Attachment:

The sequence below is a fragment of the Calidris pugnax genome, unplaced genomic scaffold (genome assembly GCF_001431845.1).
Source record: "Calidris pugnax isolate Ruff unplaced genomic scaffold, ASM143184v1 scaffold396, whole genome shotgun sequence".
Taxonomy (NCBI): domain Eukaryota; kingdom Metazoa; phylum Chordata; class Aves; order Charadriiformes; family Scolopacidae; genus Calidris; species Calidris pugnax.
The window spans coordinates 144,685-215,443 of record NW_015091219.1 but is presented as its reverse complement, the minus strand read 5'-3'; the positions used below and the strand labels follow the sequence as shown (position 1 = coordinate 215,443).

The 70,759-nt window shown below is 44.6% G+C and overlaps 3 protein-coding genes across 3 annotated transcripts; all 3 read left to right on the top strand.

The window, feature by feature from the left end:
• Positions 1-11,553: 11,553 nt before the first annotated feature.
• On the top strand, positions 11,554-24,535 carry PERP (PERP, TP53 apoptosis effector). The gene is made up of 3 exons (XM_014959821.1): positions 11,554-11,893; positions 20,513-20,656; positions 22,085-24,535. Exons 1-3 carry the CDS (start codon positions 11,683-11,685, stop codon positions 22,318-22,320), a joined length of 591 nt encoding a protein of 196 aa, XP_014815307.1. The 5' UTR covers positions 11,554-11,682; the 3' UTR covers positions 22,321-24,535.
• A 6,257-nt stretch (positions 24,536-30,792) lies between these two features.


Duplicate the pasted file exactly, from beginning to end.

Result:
The sequence below is a fragment of the Calidris pugnax genome, unplaced genomic scaffold (genome assembly GCF_001431845.1).
Source record: "Calidris pugnax isolate Ruff unplaced genomic scaffold, ASM143184v1 scaffold396, whole genome shotgun sequence".
Taxonomy (NCBI): domain Eukaryota; kingdom Metazoa; phylum Chordata; class Aves; order Charadriiformes; family Scolopacidae; genus Calidris; species Calidris pugnax.
The window spans coordinates 144,685-215,443 of record NW_015091219.1 but is presented as its reverse complement, the minus strand read 5'-3'; the positions used below and the strand labels follow the sequence as shown (position 1 = coordinate 215,443).

The 70,759-nt window shown below is 44.6% G+C and overlaps 3 protein-coding genes across 3 annotated transcripts; all 3 read left to right on the top strand.

The window, feature by feature from the left end:
• Positions 1-11,553: 11,553 nt before the first annotated feature.
• On the top strand, positions 11,554-24,535 carry PERP (PERP, TP53 apoptosis effector). The gene is made up of 3 exons (XM_014959821.1): positions 11,554-11,893; positions 20,513-20,656; positions 22,085-24,535. Exons 1-3 carry the CDS (start codon positions 11,683-11,685, stop codon positions 22,318-22,320), a joined length of 591 nt encoding a protein of 196 aa, XP_014815307.1. The 5' UTR covers positions 11,554-11,682; the 3' UTR covers positions 22,321-24,535.
• A 6,257-nt stretch (positions 24,536-30,792) lies between these two features.